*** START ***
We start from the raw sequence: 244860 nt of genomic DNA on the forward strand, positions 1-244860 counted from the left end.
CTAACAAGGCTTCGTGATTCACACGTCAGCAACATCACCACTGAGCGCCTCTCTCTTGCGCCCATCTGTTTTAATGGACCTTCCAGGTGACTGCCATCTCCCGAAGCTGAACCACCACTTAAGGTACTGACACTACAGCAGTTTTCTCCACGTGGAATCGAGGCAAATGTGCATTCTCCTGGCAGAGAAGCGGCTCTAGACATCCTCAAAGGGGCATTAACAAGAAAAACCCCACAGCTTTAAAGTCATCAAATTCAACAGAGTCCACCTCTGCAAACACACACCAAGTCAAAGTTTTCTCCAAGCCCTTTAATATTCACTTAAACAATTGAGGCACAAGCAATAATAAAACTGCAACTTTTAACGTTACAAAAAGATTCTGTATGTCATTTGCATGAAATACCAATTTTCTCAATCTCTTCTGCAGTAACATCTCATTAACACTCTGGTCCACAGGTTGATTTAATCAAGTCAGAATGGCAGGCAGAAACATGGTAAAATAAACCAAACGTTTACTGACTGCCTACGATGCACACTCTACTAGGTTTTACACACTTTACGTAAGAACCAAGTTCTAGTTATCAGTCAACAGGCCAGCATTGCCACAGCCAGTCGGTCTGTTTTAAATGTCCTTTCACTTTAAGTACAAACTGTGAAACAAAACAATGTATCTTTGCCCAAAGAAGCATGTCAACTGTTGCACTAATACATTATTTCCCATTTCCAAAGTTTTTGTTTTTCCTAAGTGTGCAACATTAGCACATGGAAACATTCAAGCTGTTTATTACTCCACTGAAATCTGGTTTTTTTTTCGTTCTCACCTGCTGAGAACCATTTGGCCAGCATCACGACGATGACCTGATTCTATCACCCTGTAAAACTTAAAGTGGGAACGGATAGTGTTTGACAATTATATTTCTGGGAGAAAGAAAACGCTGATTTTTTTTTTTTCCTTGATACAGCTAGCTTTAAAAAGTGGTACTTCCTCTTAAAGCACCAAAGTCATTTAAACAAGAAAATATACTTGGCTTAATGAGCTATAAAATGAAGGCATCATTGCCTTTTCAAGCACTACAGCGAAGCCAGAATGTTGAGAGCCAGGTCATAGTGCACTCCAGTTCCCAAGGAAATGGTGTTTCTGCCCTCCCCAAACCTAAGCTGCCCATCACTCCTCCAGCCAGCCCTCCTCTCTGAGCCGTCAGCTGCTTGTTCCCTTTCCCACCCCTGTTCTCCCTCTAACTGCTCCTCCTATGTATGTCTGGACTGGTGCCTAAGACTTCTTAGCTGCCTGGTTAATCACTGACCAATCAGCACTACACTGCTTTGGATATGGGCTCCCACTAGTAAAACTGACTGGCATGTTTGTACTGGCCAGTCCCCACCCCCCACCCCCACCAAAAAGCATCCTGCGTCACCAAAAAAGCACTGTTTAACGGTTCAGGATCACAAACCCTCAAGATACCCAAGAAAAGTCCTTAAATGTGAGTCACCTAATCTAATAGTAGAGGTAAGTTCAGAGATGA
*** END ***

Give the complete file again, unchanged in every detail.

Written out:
We start from the raw sequence: 244860 nt of genomic DNA on the forward strand, positions 1-244860 counted from the left end.
CTAACAAGGCTTCGTGATTCACACGTCAGCAACATCACCACTGAGCGCCTCTCTCTTGCGCCCATCTGTTTTAATGGACCTTCCAGGTGACTGCCATCTCCCGAAGCTGAACCACCACTTAAGGTACTGACACTACAGCAGTTTTCTCCACGTGGAATCGAGGCAAATGTGCATTCTCCTGGCAGAGAAGCGGCTCTAGACATCCTCAAAGGGGCATTAACAAGAAAAACCCCACAGCTTTAAAGTCATCAAATTCAACAGAGTCCACCTCTGCAAACACACACCAAGTCAAAGTTTTCTCCAAGCCCTTTAATATTCACTTAAACAATTGAGGCACAAGCAATAATAAAACTGCAACTTTTAACGTTACAAAAAGATTCTGTATGTCATTTGCATGAAATACCAATTTTCTCAATCTCTTCTGCAGTAACATCTCATTAACACTCTGGTCCACAGGTTGATTTAATCAAGTCAGAATGGCAGGCAGAAACATGGTAAAATAAACCAAACGTTTACTGACTGCCTACGATGCACACTCTACTAGGTTTTACACACTTTACGTAAGAACCAAGTTCTAGTTATCAGTCAACAGGCCAGCATTGCCACAGCCAGTCGGTCTGTTTTAAATGTCCTTTCACTTTAAGTACAAACTGTGAAACAAAACAATGTATCTTTGCCCAAAGAAGCATGTCAACTGTTGCACTAATACATTATTTCCCATTTCCAAAGTTTTTGTTTTTCCTAAGTGTGCAACATTAGCACATGGAAACATTCAAGCTGTTTATTACTCCACTGAAATCTGGTTTTTTTTTCGTTCTCACCTGCTGAGAACCATTTGGCCAGCATCACGACGATGACCTGATTCTATCACCCTGTAAAACTTAAAGTGGGAACGGATAGTGTTTGACAATTATATTTCTGGGAGAAAGAAAACGCTGATTTTTTTTTTTTCCTTGATACAGCTAGCTTTAAAAAGTGGTACTTCCTCTTAAAGCACCAAAGTCATTTAAACAAGAAAATATACTTGGCTTAATGAGCTATAAAATGAAGGCATCATTGCCTTTTCAAGCACTACAGCGAAGCCAGAATGTTGAGAGCCAGGTCATAGTGCACTCCAGTTCCCAAGGAAATGGTGTTTCTGCCCTCCCCAAACCTAAGCTGCCCATCACTCCTCCAGCCAGCCCTCCTCTCTGAGCCGTCAGCTGCTTGTTCCCTTTCCCACCCCTGTTCTCCCTCTAACTGCTCCTCCTATGTATGTCTGGACTGGTGCCTAAGACTTCTTAGCTGCCTGGTTAATCACTGACCAATCAGCACTACACTGCTTTGGATATGGGCTCCCACTAGTAAAACTGACTGGCATGTTTGTACTGGCCAGTCCCCACCCCCCACCCCCACCAAAAAGCATCCTGCGTCACCAAAAAAGCACTGTTTAACGGTTCAGGATCACAAACCCTCAAGATACCCAAGAAAAGTCCTTAAATGTGAGTCACCTAATCTAATAGTAGAGGTAAGTTCAGAGATGA